But life happens, and if there are things on your credit file that aren’t great, such as missed payments or items in collections, they won’t impact your credit score indefinitely.
“It may take some time to build back up that credit score, but over time, negative things do have to be removed,” says Kuzmic. “They tend to have a lower impact as they get closer to the removal date.”
If you continue demonstrating bad credit behaviour, your score will go down. In contrast, good credit behaviour can bring it back up over time. However, if you find it challenging to reverse course, seek assistance.
“There are not-for-profit credit counsellors. Don’t be afraid to ask for help and see what resources are available to you,” says Kuzmic.
Child support and spousal support
While child or spousal support is not technically debt, it is another monthly obligation for some.
“If you have to pay $600 a month in child support, that goes into your debt ratios,” says Lawson. “It goes into the liability section.” Lenders will have to factor these payments into the equation if you’re paying them, which can lower the amount you are eligible to borrow.
She explains that receiving spousal support payments, however, can actually increase a person’s income, which could help you afford a bigger mortgage.
How Canadian mortgage agents and brokers determine your debt service ratios
To determine whether you can afford your mortgage payments and other household expenses, mortgage agents and brokers calculate your debt service ratios.
- Gross Debt Service (GDS) ratio: principal + interest + taxes + heat / gross annual income
- Total Debt Service (TDS) ratio: principal + interest + taxes + heat + other debt obligations / gross annual income
The CMHC recommends borrowers not exceed 39% GDS and 44% TDS. The Financial Consumer Agency of Canada’s Mortgage Qualifier Tool is slightly stricter, using a GDS ratio of 32% and a TDS ratio of 40% in its guideline.
If you play with the numbers in the tool, you’ll notice how important income is to the equation.
“You can put an extra $10,000 down to buy a property, and you’ll get another $10,000 in the purchase price,” says Lawson. “But if you increase your income by $10,000, you might be able to increase your purchase price by $40,000.” That’s because you’re able to handle more costs every month.
How your debt and credit behaviour influence your credit score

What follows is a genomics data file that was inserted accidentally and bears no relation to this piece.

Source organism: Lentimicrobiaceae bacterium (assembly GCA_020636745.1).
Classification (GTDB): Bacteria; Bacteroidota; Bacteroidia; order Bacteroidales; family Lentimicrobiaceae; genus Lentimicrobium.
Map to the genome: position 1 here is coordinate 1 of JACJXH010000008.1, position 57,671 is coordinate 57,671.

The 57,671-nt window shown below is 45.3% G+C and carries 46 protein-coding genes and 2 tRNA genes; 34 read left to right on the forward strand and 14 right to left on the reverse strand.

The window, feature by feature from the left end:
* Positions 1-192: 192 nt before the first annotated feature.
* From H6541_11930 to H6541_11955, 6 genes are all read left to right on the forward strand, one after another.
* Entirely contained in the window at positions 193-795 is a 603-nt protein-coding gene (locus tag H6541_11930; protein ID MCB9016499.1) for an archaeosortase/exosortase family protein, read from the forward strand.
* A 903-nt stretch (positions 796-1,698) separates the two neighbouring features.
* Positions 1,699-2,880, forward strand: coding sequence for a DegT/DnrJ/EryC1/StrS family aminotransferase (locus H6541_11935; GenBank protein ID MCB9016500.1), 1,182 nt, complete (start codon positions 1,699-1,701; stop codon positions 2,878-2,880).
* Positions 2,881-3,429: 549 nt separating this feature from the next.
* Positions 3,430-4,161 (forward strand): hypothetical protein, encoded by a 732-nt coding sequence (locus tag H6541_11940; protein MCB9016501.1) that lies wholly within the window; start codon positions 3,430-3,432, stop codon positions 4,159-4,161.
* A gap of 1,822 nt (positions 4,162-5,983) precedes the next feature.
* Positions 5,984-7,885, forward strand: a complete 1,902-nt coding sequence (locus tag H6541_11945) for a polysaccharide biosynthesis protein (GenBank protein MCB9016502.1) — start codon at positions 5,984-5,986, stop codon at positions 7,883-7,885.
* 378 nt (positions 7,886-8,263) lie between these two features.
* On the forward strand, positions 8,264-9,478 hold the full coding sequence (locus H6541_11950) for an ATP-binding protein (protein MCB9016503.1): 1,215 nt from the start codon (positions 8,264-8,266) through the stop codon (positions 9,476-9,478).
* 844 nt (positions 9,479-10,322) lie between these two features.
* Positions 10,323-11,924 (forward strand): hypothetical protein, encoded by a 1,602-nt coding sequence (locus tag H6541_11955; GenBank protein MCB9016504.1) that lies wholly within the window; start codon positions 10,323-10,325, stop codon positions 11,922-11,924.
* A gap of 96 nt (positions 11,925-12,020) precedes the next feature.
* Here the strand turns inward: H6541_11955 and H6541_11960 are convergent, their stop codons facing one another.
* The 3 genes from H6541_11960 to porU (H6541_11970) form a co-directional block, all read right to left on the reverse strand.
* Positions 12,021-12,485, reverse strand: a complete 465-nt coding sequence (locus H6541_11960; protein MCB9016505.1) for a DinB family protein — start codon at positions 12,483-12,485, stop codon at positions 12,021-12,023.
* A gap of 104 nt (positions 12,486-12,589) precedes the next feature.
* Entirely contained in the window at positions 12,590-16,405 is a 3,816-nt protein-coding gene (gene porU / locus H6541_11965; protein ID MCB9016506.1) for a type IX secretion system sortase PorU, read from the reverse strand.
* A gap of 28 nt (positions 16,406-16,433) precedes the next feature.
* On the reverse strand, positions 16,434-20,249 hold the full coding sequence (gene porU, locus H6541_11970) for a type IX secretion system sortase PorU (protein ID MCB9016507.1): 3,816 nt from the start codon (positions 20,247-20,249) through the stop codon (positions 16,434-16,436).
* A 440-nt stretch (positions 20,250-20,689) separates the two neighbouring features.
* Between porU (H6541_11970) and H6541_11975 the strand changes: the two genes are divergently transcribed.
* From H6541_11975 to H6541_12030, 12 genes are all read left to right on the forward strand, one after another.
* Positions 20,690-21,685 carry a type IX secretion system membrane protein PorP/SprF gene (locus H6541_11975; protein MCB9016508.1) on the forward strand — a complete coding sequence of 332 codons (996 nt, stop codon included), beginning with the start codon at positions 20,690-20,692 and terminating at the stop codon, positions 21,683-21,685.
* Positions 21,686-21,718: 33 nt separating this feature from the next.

While debt service ratios show how much debt you can handle each month, your credit score indicates how you’ve managed it in the past and how you’re managing it presently.
“Your credit score is a calculation based on the data that is in a credit report at the time that the score is calculated,” says Kuzmic. “What is in your credit file is not necessarily what your account balance is right now; it is what your balance was the last time it got reported right to Equifax.”
Banks and other lenders report information about once a month to Equifax and TransUnion, the two credit bureaus in Canada. Kuzmic clarifies that this information isn’t reported all on the same day. It generally aligns with your statement that is created.
“As the bureau, we have to be a neutral third party, so we don’t make any lending decisions,” says Kuzmic. “It’s done by each lender that uses the data they get from the credit bureau.”
The calculation is based on several factors, including your payment history, credit utilization, credit history, credit mix, and inquiries. Hundreds of attributes and different pieces of information come from your credit file to create your credit score. However, each lender will use this information in their own way.
“The first thing to know is that there isn’t just one credit score version; there are several credit score versions,” says Kuzmic. “The ingredients are going to be in a slightly different order, but it’s the same ingredients.”
Monitor your credit report
It’s essential to keep an eye on your credit file, know your score and report any errors you might see.
“They’re relatively rare,” says Kuzmic. “But the worst time to find out that there’s an error on your credit file is when you’re trying to deal with a mortgage because real estate transactions can be so time-sensitive.”
Kuzmic advises requesting your file from both bureaus, regardless of it being based on the same information. “You don’t know which score version the lender will use, so it’s important for people to look at both Equifax and TransUnion credit files.” Fortunately, Canadians can do this for free online or by mail.
By making payments on time and managing your credit accounts effectively, you can avoid credit score disappointment when applying for a mortgage. An excellent credit score can help you access the best mortgage rates in Canada and excellent terms and conditions. If you keep your debt service ratios low, you should be pre-approval ready.